Sirach 35:12-14, 16-18
2nd Timothy 4:6-8, 16-18
Perhaps one of the greatest social diseases of all time is that of seeing oneself as better than others. This can lead to all sorts of destruction in our world – destruction of family relationships, destruction of friendships, even destruction of very selves before God.
This weekend Jesus’ parable targets our susceptibility to contracting this disease and spreading it to those we love.
Jesus is placing this mirror before us and calling us all to take a good look.
He’s using the concept of prayer (both nature and quality) as a way of getting our attention and forcing us to really see ourselves in the reflection.
In the first example of this prayer, he’s showing us a Pharisee (the pompous and self-righteous of Jesus’ day) who thinks he’s praying to God, but in fact is only praying to himself. This prayer is self-centered and selfish, and, in fact, idolatrous because this Pharisee has made himself into a god and is speaking his prayer only to himself, with zero self-awareness or humility.
Seattle Auxiliary Bishop Daniel Mueggenborg provides great insight on this particular passage in his reflection book on Luke’s Gospel.
He said, “The Pharisee reveals that his ultimate concern is himself through his stated interest in his own social standing, his own holiness, his own security, and his own justification. The only concern the Pharisee shows for others is that he can consider himself better than the rest and separated from the rest.
That can happen to us in our prayer as well whenever we pray only about ourselves and our own concerns or whenever we consider our own point of view as the only one to be considered. It can also happen to us whenever we fail to consider that God’s will is more perfect than our own and that God knows what is best for our lives. Basically, anytime our prayer becomes a monologue within ourselves then we have left little room for God to speak.”
Then there is the second example of prayer. For this, Jesus uses a hated and reviled tax collector (the lowest of the low in Jesus’ day). A person on the margins.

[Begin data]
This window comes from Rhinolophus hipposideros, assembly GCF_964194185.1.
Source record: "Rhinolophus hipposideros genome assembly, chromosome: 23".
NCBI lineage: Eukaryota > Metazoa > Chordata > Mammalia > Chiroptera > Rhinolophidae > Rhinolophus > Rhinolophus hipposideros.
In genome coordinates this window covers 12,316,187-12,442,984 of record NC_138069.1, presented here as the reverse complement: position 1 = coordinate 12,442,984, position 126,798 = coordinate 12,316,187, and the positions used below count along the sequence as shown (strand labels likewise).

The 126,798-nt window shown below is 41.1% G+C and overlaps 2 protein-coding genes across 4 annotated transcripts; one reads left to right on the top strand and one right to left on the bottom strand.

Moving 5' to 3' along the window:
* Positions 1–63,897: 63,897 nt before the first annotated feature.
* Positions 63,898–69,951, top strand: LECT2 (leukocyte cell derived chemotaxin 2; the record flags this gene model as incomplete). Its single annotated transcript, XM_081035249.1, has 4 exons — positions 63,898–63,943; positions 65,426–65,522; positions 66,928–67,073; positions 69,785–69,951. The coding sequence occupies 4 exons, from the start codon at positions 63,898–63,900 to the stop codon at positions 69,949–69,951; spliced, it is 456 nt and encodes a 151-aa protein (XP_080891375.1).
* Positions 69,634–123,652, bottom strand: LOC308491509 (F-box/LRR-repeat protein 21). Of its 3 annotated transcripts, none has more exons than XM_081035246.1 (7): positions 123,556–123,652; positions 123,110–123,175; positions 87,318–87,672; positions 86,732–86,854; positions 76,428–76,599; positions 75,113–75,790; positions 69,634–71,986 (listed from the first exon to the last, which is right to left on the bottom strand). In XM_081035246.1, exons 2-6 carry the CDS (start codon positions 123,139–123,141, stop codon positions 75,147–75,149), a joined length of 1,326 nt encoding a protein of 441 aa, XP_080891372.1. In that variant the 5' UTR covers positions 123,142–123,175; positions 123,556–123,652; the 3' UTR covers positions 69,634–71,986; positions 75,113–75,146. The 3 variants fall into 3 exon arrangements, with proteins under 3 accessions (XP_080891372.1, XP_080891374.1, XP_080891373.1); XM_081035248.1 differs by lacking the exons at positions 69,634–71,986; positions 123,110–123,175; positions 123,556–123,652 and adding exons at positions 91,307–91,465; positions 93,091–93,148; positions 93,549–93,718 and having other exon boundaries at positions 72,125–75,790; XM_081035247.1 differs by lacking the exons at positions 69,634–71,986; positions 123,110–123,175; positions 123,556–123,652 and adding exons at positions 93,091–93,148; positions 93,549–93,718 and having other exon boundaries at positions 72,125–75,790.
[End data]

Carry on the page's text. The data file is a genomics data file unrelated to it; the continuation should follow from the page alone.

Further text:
This person knows he’s a sinner and is trembling before the Lord when he asks for God’s mercy.
His words are shown as the perfect prayer:
“O God, be merciful to me a sinner.”
The tax collector’s prayer shows three important things about approach to prayer with God: humility, simplicity, and honesty.
These are wonderful qualities for us to bring into our daily discussions with the Lord.
The tax collector also beat his breast while he prayed.
As you may remember, the 2011 Roman Missal translation reinstituted the striking of the breast as part of the Confiteor prayer in the Penitential Rite. Some say this action unites us with the humble, simple and effective prayer of the tax collector in this Gospel passage.
Looking at the Gospel passage in a larger context we see Jesus using parables the past two weeks to help us to deepen our prayer life.
And reminds us of the importance of our relationship with God and our relationship to others.
Prayer is the antidote to the social disease of seeing oneself as better than others, because it deepens our communion with others. This is why we come together around this table.
What should our takeaway be?
“Ultimately our prayer is meant to deepen our communion with God and others. Whenever we pray with contempt or pride we destroy that communion.
Jesus has taught us that only the merciful will receive mercy and that only those who forgive will be forgiven.
In the same way, the Lord wants to teach us in this parable that only as we are compassionate for the spiritual struggles of others will God be compassionate for our own shortcomings.
It takes a lot of spiritual maturity to have compassion for those who struggle in their spiritual lives. That compassion for others and sincere prayer for them is one sign of a great disciple.
We may think that we are great disciples because of all the virtuous works we do (like tithes and fasting) but in reality it is our humble love for others and repentance before God that the Lord most desires.
God hears such a disciple.”